Although bluesman Johnny Shines is remembered today as a running buddy of the famous Robert Johnson, he was actually much more than a fellow traveler. Shines grew up in Tennessee, soaking up the Beale Street sound in Memphis learning at the foot of Howlin' Wolf. He roamed depression era America for a couple of years in the mid 30's with Johnson, before settling down in Chicago. After leaving the music business to work in the construction trade, Shines began performing and recording again during the so-called "blues revival" of the 1960's. This recording finds him revisiting the Johnson years, playing in an evocative solo acoustic format and revisiting some of the older mans music. Shines music is haunting and provocative, whether he is remaking one of Johnson's most famous tunes as "Standing at the Crossroads" and playing the famous "Kind Hearted Woman." His own haunting "Drunken Man's Prayer" and slide guitar accents used on "It's a Low Down Dirty Shame" are chilling as well. Swinging through the classic blues standard "How Long" Shines sings with a rough dignity and compassion that few could match, accompanied by some nimble guitar playing. While it is doubtful that Shines will receive the kind of posthumous recognition that Johnson received, he was an excellent performer, who's contribution to the blues should not be forgotten.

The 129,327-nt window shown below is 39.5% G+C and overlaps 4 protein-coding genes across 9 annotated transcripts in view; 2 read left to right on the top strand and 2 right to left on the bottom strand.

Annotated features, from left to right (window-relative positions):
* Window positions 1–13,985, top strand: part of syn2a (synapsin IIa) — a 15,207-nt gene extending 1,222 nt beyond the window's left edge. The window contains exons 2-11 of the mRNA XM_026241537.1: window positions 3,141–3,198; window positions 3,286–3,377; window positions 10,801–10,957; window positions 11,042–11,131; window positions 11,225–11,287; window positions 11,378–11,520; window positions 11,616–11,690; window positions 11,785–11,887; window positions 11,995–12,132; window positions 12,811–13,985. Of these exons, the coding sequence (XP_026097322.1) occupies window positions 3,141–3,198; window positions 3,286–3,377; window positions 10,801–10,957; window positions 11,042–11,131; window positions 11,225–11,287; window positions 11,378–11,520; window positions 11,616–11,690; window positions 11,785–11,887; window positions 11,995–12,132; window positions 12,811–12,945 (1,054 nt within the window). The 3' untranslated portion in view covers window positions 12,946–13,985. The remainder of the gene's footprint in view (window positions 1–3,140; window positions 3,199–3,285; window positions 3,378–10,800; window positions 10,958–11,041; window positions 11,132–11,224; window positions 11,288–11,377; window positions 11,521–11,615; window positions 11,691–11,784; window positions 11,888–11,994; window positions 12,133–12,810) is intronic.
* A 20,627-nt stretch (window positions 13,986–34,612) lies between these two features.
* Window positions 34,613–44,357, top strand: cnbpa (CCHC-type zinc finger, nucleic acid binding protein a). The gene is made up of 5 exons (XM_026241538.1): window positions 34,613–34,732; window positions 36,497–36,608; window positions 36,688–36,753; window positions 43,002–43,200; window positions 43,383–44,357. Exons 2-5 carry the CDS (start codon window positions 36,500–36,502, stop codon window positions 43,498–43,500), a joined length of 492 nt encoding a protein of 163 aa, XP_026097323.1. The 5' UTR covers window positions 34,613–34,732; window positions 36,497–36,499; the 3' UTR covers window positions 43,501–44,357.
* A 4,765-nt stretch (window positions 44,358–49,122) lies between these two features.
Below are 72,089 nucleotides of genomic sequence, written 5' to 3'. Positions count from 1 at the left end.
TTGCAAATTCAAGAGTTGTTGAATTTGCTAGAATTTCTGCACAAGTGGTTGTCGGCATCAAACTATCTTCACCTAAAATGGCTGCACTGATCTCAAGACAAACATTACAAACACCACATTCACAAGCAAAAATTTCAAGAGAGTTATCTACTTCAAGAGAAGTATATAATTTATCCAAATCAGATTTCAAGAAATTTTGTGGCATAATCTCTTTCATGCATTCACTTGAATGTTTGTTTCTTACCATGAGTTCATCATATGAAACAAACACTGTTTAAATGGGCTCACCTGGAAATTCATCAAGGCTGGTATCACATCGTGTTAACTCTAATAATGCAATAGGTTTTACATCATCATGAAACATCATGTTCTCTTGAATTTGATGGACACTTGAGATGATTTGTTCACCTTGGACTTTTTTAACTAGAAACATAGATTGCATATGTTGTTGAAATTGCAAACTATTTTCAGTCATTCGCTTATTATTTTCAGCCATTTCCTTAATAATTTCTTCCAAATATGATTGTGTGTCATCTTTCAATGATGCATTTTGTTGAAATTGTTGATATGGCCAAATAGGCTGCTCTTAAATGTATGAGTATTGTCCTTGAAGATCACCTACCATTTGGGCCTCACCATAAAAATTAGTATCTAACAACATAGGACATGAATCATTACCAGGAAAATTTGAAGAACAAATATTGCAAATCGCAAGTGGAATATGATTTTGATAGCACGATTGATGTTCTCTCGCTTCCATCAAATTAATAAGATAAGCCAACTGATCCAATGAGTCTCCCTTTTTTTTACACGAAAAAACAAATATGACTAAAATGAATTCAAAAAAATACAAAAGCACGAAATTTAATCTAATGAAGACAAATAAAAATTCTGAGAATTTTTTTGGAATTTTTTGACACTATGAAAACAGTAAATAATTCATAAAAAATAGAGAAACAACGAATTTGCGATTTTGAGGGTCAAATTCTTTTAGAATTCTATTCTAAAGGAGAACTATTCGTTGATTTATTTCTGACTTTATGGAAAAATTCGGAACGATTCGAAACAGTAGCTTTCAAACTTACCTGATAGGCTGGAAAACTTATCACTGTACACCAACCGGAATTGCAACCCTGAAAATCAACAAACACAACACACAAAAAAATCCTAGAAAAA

Standing at the Crossroads - amazon.com
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